Freedom of thought stands at a critical crossroads. Technological and psychological advances could be used to promote free thought. They could shield our inner worlds, reduce our mental biases, and create new spaces for thought. Yet states and corporations are forging these advances into weapons that restrict what we think.
To lose freedom of thought would be to lose something uniquely human. We share our basic emotions with animals. But only we can step back and ask “do I want to be angry?”, “do I want to be that person?”, “couldn’t I be better?”.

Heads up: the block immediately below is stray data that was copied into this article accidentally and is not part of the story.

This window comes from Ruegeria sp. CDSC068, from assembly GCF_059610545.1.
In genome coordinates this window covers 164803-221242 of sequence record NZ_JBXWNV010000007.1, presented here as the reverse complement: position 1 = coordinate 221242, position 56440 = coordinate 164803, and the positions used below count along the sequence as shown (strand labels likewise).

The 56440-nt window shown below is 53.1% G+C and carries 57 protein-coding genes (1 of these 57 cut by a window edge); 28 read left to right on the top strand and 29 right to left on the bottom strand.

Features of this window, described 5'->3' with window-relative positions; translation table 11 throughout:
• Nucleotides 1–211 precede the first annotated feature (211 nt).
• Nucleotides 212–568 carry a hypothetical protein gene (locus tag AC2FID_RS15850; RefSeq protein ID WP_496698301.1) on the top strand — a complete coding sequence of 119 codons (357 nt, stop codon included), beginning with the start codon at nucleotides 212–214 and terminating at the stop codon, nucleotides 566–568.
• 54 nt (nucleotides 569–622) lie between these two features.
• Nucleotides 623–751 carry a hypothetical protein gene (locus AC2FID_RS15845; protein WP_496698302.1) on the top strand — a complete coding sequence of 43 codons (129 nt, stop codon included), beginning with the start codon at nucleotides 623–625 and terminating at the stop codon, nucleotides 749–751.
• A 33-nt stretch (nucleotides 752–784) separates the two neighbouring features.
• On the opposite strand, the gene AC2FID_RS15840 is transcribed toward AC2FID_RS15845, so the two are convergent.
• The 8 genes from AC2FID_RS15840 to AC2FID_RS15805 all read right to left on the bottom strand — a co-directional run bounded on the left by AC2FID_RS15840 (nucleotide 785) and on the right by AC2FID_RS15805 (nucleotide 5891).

We can reflect whether the thoughts, feelings and desires that bubble up within us are consistent with our own goals, values and ideals. If we agree they are, then this makes them more truly our own. We can then act authentically.
But we may also conclude that some thoughts that pop into our heads are a force other than our own. You sit down to do your work and “Check Facebook!” flashes through your mind. Did that thought come from you or from Mark Zuckerberg?
Three threats to freedom of thought
The first threat comes from advances in psychology. Research has created new understandings of what influences our thoughts, behaviours, and decision making.
States and corporations use this knowledge to make us think and act in a way that serves their goals. These may differ to ours. They use this knowledge to make us gamble more, buy more, and spend more time on social media. It may even be used to swing elections.
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